In the far future, the known universe is ruled by Padishah Emperor Shaddam Corrino IV (José Ferrer). The most important substance in his galactic empire is the spice melange. The spice has many special properties, such as extending life and expanding consciousness. The most profitable of its properties is its ability to assist the Spacing Guild with folding space. The spice is vital to space travel because it allows safe interstellar travel to any part of the universe instantaneously. Sensing a potential threat to spice production, the Guild sends an emissary to demand an explanation from the Emperor, who confidentially shares his plans to destroy House Atreides. The popularity of Duke Leto Atreides (Jürgen Prochnow) has grown, and he is suspected to be amassing a secret army using sonic weapons called Weirding Modules, making him a threat to the Emperor. Shaddam’s plan is to give the Atreides control of the planet Arrakis (also known as Dune), the only source of spice, and to have them ambushed there by their longtime arch-enemies, the Harkonnens. The Navigator commands the Emperor to kill the Duke’s son, Paul Atreides (Kyle MacLachlan), a young man who dreams prophetic visions of his purpose. The order draws the attention of the Bene Gesserit sisterhood, as Paul is tied to their centuries-long breeding program which seeks to produce the superhuman Kwisatz Haderach. Paul is tested by the Bene Gesserit Reverend Mother Gaius Helen Mohiam. He passes to Mohiam’s satisfaction. Meanwhile, on the industrial world of Giedi Prime, the sadistic Baron Vladimir Harkonnen (Kenneth McMillan) tells his nephews Glossu Rabban (Paul Smith) and Feyd-Rautha (Sting) about his plan to eliminate the Atreides by manipulating someone into betraying the Duke. The Atreides leave Caladan for Arrakis, a barren desert planet populated by gigantic sandworms and the Fremen, a mysterious people who have long held a prophecy that a messiah would come to lead them to freedom. Upon arrival on Arrakis, Leto is informed by one of his right-hand men, Duncan Idaho (Richard Jordan), that the Fremen have been underestimated, as they exist in vast numbers and could prove to be powerful allies. Leto gains the trust of Fremen, but before the Duke can establish an alliance with them, the
Harkonnens launch their attack…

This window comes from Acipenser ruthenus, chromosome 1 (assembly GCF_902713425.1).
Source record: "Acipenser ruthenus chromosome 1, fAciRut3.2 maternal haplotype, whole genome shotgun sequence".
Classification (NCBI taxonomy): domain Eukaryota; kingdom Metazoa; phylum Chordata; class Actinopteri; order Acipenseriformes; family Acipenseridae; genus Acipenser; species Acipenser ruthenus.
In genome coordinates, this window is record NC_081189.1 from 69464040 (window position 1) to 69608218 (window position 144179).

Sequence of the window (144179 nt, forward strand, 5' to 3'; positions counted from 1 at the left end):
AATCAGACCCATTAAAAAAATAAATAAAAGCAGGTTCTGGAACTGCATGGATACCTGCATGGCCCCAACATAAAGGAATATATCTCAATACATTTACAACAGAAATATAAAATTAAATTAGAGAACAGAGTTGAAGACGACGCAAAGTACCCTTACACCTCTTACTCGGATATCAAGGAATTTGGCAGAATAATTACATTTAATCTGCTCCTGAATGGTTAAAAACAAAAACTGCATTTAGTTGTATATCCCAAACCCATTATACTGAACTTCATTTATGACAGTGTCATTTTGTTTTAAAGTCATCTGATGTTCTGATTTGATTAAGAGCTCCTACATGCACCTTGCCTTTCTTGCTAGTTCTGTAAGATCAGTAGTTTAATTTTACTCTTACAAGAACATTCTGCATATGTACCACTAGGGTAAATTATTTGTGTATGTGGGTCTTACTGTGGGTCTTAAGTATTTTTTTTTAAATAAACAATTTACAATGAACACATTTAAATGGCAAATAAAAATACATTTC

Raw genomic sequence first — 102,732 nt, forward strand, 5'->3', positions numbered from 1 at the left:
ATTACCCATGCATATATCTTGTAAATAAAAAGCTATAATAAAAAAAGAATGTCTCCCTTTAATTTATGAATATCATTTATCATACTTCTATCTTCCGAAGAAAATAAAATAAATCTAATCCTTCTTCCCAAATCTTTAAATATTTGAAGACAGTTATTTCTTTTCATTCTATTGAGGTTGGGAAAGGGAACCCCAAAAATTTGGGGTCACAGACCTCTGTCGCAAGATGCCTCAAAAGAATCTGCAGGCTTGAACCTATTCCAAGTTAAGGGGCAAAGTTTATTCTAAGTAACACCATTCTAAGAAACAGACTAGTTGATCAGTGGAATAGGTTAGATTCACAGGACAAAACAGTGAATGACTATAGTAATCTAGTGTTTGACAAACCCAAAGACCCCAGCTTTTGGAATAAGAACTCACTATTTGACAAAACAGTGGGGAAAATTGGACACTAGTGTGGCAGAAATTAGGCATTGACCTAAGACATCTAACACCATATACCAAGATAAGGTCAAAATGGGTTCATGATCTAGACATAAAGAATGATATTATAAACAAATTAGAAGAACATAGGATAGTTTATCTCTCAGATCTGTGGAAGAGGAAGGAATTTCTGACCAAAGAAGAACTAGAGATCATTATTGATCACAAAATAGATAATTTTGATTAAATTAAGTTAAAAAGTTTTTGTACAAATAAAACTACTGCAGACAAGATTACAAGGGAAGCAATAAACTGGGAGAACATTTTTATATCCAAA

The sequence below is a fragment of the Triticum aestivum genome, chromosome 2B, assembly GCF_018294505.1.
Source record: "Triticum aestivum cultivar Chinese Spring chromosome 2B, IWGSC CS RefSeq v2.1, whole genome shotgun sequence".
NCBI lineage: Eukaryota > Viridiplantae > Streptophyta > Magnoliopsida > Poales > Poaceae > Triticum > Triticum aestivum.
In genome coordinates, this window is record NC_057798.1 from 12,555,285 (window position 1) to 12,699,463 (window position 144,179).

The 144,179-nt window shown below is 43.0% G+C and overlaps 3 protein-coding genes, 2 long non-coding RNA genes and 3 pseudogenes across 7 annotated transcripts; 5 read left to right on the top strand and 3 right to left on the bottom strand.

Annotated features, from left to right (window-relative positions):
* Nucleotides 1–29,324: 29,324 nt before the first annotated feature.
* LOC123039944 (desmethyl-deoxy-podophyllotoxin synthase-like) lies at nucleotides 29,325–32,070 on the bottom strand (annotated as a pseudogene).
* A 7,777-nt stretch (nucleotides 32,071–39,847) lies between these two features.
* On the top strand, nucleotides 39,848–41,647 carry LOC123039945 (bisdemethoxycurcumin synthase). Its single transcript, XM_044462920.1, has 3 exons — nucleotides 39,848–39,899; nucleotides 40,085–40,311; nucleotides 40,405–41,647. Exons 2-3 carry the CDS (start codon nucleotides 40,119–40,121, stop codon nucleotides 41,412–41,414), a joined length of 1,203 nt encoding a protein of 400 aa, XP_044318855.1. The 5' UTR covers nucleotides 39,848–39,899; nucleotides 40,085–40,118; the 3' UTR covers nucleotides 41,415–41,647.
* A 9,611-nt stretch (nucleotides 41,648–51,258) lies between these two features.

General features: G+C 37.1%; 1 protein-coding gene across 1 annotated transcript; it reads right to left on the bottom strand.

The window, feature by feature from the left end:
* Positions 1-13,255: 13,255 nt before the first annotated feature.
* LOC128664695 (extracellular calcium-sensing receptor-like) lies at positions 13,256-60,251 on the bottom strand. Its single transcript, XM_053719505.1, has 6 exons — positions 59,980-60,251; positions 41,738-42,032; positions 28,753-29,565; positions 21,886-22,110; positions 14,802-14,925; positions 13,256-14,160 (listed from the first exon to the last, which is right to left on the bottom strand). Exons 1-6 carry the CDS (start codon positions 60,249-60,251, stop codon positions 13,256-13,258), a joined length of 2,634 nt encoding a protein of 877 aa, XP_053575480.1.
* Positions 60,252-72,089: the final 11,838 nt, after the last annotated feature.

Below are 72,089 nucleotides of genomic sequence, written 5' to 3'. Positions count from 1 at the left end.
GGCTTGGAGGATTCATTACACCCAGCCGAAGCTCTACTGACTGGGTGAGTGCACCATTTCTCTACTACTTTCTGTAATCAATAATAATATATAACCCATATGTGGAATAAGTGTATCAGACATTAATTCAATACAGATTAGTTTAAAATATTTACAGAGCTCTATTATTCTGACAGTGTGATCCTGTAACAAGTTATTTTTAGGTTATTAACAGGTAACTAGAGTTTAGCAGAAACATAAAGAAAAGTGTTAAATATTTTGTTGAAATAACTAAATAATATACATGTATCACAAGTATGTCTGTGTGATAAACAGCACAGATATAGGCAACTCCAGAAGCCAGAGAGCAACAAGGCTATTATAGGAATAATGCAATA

In 1971, film producer Arthur P. Jacobs optioned the film rights to Dune but later died before a film could be developed. The option was then taken over two years later by a French consortium led by Jean-Paul Gibon, with Alejandro Jodorowsky attached to direct. Jodorowsky proceeded to approach, among others, the prog rock groups Pink Floyd and Magma for some of the music, Dan O’Bannon for the visual effects, artists H. R. Giger, Jean Giraud and Chris Foss for set and character design and Salvador Dalí, Orson Welles, Gloria Swanson, Mick Jagger and others for the cast. The project was ultimately abandoned when Jodorowsky was unable to get funding for the film. However, the work that Jodorowsky and his team put into the film had an impact on subsequent science fiction films, most directly the 1979 Alien, written by O’Bannon, which shared much of the same creative team for the visual design as had been assembled for Jodorowsky’s film. A 2013 documentary, Jodorowsky’s Dune, was made about Jodorowsky’s failed attempt at an adaptation. In 1981, the nine-year film rights were set to expire. De Laurentiis re-negotiated the rights from the author, adding to them the rights to the Dune sequels (written and unwritten). After seeing The Elephant Man, producer Raffaella De Laurentiis decided that David Lynch should direct the movie. Around that time Lynch received several other directing offers, including Return of the Jedi. He agreed to direct Dune and write the screenplay even though he had not read the book, known the story, or even been interested in science fiction. Lynch worked on the script for six months with Eric Bergen and Christopher De Vore. The team yielded two drafts of the script before it split over creative differences. Lynch would subsequently work on five more drafts. On March 30, 1983, with the 135-page sixth draft of the script, Dune finally began shooting. It was shot entirely in Mexico. With a budget of over $40 million, Dune required 80 sets built on 16 sound stages and a total crew of 1700. Many of the exterior shots were filmed in the Samalayuca Dune Fields in Ciudad Juárez, Chihuahua. Upon completion, the rough cut of Dune without post-production effects ran over four hours long, but Lynch’s intended cut of the film (as reflected in the 7th and final draft of the script) was almost three hours long. However, Universal and the film’s financiers expected a standard, two-hour cut of the film. To reduce the run time, producers Dino De Laurentiis, his daughter Raffaella, and director Lynch excised numerous scenes, filmed new scenes that simplified or concentrated plot elements, and added voice-over narrations, plus a new introduction by Virginia Madsen. Contrary to popular rumors, Lynch made no other version besides the theatrical cut; no three- to six-hour version ever reached the post-production stage. However, several longer versions have been spliced together. Although Universal has approached Lynch for a possible director’s cut of the film, Lynch has declined every offer and prefers not to discuss Dune in interviews. David Lynch has said he considers this film the only real failure of his career. Lynch claims revisiting the film would be too painful an experience to endure. The film was not well received by critics and performed poorly at the American box office. Upon its release, Lynch distanced himself from the project, stating that pressure from both producers and financiers restrained his artistic control and denied him final cut privilege. At least three different versions have been released worldwide. In some cuts, Lynch’s name is replaced in the credits with the name Alan Smithee, a pseudonym used by directors who wished not to be associated with a film for which they would normally be credited. Roger Ebert gave Dune 1 star out of 4 and wrote “This movie is a real mess, an incomprehensible, ugly, unstructured, pointless excursion into the murkier realms of one of the most confusing screenplays of all time.” Ebert added: “The movie’s plot will no doubt mean more to people who’ve read Herbert than to those who are walking in cold”, and later named it “the worst movie of the year.” On At the Movies with Gene Siskel and Ebert, Siskel began his review by saying “it’s physically ugly, it contains at least a dozen gory gross-out scenes, some of its special effects are cheap-surprisingly cheap because this film cost a reported $40-45 million-and its story is confusing beyond belief. In case I haven’t made myself clear, I hated watching this film.” The film was later listed as the worst film of 1984 in their “Stinkers of 1984” episode. Other negative reviews focused on the same issues as well as on the length of the film. While most critics were negative towards Dune, critic and science fiction writer Harlan Ellison was of a different opinion at the time. In his 1989 book of film criticism, Harlan Ellison’s Watching, he says that the $42 million production failed because critics were denied screenings at the last minute after several re-schedules, a decision by Universal that, according to Ellison, made the film community feel nervous and negative towards Dune before its release. Ellison eventually became one of the film’s few positive reviewers. As a result of its poor commercial and critical reception, all initial plans for Dune sequels were canceled. It was reported that David Lynch was working on the screenplay for Dune Messiah and was hired to direct a second and a third Dune film. In retrospect, Lynch acknowledged he should never have directed Dune. “Dune” is a messiah like science fiction movie based on Frank Herbert´s book that could´ve been a lot greater than it is, but despite several flaws there´s still a foundation I do like. There´s glimpses of an epic movie in the likes of the classics from the 60´s. Grande scenes, great costume design (love the Fremen stillsuits, love the Harkonnen empire suits), intriguing environments, great weapons such as the the Weirding Module, great characters (both evil and good) and biblic undertones. I reckon the tone and general design from David Lynch mind is of great shape. What we miss in the theatrical release is s fleshed out story, theme and intricate subplots of Herbert’s book and a much steadier pace/rhythm. Lynch simply didn´t manage to take the book and fully adjust it to the screen. The movie has a great ensemble including Francesca Annis. Sting, Brad Dourif, Linda Hunt, Kyle MacLachlan, Virginia Madsen, Jack Nance, Jürgen Prochnow, Paul Smith, Patrick Stewart, Dean Stockwell, Max von Sydow and Sean Young. And that is a strength for this movie. The big minus is of course the poor effects which makes it look like a true b-movie at times, the general messy plot line and the stale theatrical acting in between. How I wish Lynch could´ve made this today with proper CGI and the same ensemble. “Dune” has its moments for sure, but it´s not as great as it should´ve been. (3 and a half out of 5)